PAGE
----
Photo: Benjamin Lowy/Getty Images

Oil companies active in the Permian Basin are jointly pledging $100 million over several years toward education, infrastructure, housing needs and workforce training in the region at the epicenter of the U.S. production boom.

Why it matters: The weekend announcement from the Permian Strategic Partnership is a recognition that the oil surge is also creating problems in the region. The influx of workers and development has strained local roads, public services and caused housing shortages in the part of Texas and New Mexico that's now producing roughly 3.6 million barrels per day and climbing.

By the numbers: This Reuters piece on the effort has some snapshots of the region's problems amid the boom, including...

  • Drug charges in Midland, Texas, doubled between 2012 and 2016.
  • Traffic accidents in Ector County jumped 29% last year.

Who they are: The group of over a dozen companies includes Chevron, Shell and the Exxon unit XTO Energy, as well as large independent producers like Anadarko and Pioneer Natural Resources, and drilling services giants Halliburton and Schlumberger.

What's next: The group says it's opening an office and announcing leaders and staff in coming months and convening meetings with local stakeholders. They want to aid, not duplicate, the work of governments and civic groups.

  • "Building new roads, recruiting new doctors and teachers and developing new neighborhoods will require years of work, substantial resources and sustained cooperation among many entities," the group said.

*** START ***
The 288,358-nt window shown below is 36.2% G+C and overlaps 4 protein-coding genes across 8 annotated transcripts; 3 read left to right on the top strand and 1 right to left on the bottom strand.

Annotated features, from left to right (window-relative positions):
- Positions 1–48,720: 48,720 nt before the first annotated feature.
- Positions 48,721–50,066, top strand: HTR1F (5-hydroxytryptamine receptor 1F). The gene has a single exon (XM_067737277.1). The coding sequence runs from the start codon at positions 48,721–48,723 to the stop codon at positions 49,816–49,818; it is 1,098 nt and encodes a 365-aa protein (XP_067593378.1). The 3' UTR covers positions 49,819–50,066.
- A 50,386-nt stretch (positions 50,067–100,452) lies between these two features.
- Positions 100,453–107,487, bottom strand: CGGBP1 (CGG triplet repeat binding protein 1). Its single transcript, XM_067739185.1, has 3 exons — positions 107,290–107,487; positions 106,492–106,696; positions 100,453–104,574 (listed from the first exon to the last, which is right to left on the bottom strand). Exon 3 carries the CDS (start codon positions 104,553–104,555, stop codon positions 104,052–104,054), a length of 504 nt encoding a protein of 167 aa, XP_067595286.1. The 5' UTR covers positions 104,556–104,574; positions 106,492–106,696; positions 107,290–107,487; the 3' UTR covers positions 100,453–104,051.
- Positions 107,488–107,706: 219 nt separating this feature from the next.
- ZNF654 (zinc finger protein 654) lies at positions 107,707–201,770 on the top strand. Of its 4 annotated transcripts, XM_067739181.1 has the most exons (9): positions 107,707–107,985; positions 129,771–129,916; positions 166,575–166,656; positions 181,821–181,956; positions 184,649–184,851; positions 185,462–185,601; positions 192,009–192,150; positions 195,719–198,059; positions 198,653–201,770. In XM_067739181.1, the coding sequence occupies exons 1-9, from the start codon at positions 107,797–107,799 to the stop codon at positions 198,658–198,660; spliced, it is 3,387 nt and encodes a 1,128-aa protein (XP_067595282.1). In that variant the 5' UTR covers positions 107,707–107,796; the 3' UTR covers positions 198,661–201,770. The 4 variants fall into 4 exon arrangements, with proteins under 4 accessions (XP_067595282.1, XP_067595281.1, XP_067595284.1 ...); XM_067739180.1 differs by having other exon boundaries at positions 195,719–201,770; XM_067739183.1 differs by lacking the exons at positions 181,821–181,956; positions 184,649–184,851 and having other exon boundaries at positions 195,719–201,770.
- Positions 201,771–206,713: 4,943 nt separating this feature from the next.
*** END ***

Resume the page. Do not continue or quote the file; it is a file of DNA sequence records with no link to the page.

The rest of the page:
• "But we share a sense of urgency with our communities to find both interim and long term solutions."

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Why it matters: He was arrested under the new national security law that gives Beijing more powers over the former British colony. Lai is the most prominent person arrested under the law, which prompted the U.S. to sanction Chinese officials, including Hong Kong leader Carrie Lam, over Beijing's efforts to strip the territory of its autonomy.

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New York Gov. Andrew Cuomo (D) announced Sunday 515 people, or 0.78% of those tested, returned a positive reading for COVID-19 the previous day.

Why it matters: It's the lowest single-day positive rate since the start of the pandemic. It's another sign that the state that was once a global coronavirus epicenter is curbing the spread of the virus. "Our daily numbers remain low and steady, despite increasing infection rates across the country, and even in our region," Cuomo said in a statement. "But we must not become complacent: Everyone should continue to wear their masks and socially distance."

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